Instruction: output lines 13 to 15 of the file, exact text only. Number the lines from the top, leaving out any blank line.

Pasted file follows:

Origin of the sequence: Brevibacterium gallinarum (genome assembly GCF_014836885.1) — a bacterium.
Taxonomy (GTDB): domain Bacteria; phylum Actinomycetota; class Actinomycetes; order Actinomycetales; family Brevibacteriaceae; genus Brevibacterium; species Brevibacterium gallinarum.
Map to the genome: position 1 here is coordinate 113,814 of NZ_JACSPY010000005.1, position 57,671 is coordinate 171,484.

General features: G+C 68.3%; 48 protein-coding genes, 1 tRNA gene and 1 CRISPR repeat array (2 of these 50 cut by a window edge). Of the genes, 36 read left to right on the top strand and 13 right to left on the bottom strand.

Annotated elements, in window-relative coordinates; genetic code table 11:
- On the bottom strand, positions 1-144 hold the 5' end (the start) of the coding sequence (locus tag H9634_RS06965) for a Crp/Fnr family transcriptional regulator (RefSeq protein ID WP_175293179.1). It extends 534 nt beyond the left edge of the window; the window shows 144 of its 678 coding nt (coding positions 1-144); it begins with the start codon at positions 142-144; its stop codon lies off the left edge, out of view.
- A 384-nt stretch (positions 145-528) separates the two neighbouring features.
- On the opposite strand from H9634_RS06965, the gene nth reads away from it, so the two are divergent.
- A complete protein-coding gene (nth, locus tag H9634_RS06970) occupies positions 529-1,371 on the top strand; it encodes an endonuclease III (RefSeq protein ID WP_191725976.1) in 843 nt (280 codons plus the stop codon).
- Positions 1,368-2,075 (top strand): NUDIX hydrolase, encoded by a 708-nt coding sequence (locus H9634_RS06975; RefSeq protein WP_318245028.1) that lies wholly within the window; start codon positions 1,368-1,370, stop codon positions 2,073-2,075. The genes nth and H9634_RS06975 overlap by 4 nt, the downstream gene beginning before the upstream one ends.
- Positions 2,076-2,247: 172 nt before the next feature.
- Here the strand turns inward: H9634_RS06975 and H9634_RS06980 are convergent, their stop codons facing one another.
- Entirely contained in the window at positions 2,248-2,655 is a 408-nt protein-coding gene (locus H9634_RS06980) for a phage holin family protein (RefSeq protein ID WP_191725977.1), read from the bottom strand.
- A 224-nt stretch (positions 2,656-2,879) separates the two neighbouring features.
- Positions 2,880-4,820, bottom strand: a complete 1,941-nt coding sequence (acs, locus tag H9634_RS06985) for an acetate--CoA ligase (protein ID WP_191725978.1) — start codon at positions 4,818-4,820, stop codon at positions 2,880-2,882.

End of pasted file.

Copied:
- Entirely contained in the window at positions 2,248-2,655 is a 408-nt protein-coding gene (locus H9634_RS06980) for a phage holin family protein (RefSeq protein ID WP_191725977.1), read from the bottom strand.
- A 224-nt stretch (positions 2,656-2,879) separates the two neighbouring features.
- Positions 2,880-4,820, bottom strand: a complete 1,941-nt coding sequence (acs, locus tag H9634_RS06985) for an acetate--CoA ligase (protein ID WP_191725978.1) — start codon at positions 4,818-4,820, stop codon at positions 2,880-2,882.